One of the very best things about being a consultant is the rolling opportunity to talk with companies about what they are experiencing and where they see opportunities.

So, based upon what we have heard and experienced, are 3 predictions on what we think might happen and 3 thoughts about what should happen.

Things that might happen

  1. Warehouse automation will definitely gain ground
    From a very low base, we have seen ASEAN awareness of warehousing grow substantially over the past 5 years. While every industry sector and country has differing characteristics, the biggest change in the past couple of years is how easily warehouse automation can now be justified and even externally funded – so that, with minimal cash input, you can migrate to a lower operating cost environment.Financially, warehouse automation is becoming an absolute ‘no brainer’ delivering huge savings while ticking service assurance and environmental boxes. However, you have to get it right! Businesses are rightly alert to the risks of getting design, selection and commissioning wrong.

  2. Transport automation might also be arriving
    The obvious question is, ‘Why isn’t transport automation already embedded?’ Automated routing & scheduling has been around for decades and the quality of electronic maps and telematics have increased exponentially over the past decade. Ride hailing (along with all its extensions) is now part of our everyday lives, but these technologies are still not applied to the majority of goods vehicles delivering product from manufacturing into the retail or the food service sectors.Why is this? In many businesses there is a real ‘chasm’ between management experience and logistics shop floor operations. While management may want the benefits of automation, they don’t have the capabilities to effectively overcome the natural resistance to change that exists amongst their planners, supervisors and transporters.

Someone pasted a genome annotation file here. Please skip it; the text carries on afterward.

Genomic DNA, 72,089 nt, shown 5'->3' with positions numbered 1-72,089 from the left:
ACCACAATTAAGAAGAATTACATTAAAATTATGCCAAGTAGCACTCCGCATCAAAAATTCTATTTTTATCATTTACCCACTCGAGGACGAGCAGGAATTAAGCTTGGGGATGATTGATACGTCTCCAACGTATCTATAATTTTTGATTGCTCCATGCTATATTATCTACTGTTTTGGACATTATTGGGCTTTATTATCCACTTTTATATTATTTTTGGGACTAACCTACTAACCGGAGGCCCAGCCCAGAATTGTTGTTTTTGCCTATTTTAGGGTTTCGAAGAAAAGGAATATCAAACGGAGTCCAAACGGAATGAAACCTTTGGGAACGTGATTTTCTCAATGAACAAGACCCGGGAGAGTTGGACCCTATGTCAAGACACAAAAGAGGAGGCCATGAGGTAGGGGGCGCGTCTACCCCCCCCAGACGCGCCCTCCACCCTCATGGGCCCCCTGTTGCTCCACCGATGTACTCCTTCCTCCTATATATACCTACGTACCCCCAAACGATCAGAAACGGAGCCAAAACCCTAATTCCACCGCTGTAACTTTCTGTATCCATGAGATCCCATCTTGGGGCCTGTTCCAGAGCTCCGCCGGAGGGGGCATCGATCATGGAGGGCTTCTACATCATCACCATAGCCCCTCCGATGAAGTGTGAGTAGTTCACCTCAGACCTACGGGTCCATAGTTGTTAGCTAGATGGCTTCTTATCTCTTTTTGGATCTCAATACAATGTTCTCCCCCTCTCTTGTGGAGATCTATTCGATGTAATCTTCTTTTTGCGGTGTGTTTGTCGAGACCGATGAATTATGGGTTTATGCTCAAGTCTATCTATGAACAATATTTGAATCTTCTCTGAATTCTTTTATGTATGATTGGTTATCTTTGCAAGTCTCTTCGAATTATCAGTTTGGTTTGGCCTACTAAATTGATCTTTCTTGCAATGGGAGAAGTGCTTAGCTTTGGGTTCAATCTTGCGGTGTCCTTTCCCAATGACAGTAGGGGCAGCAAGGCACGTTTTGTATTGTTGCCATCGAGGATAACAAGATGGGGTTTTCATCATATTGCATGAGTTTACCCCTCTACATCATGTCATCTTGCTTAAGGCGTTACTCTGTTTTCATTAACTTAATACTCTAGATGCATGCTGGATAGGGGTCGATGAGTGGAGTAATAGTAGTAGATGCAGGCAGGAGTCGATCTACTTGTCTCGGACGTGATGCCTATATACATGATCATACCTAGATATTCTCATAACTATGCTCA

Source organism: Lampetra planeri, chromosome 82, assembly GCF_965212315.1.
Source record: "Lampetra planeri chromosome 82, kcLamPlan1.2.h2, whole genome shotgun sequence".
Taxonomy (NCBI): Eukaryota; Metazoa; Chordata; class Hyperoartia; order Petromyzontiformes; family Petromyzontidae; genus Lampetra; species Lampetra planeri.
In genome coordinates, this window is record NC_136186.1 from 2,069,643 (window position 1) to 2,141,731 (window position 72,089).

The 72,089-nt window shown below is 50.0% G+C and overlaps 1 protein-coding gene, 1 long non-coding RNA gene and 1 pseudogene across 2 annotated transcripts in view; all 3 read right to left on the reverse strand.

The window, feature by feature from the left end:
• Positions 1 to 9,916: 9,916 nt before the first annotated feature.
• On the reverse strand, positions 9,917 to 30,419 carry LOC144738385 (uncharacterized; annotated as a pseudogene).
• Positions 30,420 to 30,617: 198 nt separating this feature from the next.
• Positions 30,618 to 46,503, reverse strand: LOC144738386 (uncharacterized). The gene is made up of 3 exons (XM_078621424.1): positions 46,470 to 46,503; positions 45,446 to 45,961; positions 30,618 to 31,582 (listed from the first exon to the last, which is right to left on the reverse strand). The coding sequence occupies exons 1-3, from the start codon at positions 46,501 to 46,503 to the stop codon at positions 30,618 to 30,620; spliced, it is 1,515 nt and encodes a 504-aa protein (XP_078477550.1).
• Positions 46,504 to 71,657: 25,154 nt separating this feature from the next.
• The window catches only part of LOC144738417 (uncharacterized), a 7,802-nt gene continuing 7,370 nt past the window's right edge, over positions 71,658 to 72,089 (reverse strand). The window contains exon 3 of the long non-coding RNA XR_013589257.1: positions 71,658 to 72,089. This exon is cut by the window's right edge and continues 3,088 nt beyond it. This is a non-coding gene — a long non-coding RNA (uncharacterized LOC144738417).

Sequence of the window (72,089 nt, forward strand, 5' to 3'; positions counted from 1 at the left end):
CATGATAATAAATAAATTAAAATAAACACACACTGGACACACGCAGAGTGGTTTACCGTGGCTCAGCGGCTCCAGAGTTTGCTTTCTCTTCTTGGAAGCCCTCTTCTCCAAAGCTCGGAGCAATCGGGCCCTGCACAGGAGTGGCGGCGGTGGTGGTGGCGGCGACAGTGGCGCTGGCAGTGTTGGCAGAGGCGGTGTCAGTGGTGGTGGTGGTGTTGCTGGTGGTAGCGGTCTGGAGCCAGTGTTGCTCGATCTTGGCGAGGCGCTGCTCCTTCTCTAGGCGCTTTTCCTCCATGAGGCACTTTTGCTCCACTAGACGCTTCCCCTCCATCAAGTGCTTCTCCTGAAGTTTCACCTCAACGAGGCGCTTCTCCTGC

3. Cost will still be King!
    Despite many learned ‘New Normal’ articles stating that future supply chains will have to sacrifice efficiency for robustness, we have seen little evidence of this in the field . (We acknowledge that we primarily specialize in Asian in-country logistics. The same may not be the case in international logistics.)The primary demand from our clients over the past 5 years has been that projects must deliver cost savings PLUS other tangible benefits. We’ve seen zero indication that this has changed. If anything, feedback is that uncertainty is leading businesses to push for more of the same. 

Things that really should start happening

  1. FMCG manufacturers should urgently be working to reinvent the General Trade (GT) sector
    Manufacturers have allowed their GT distribution networks to grow progressively less efficient – with very limited capacity to harvest and use quality data. It is little wonder that the new digital players are actively searching for opportunities in this sector.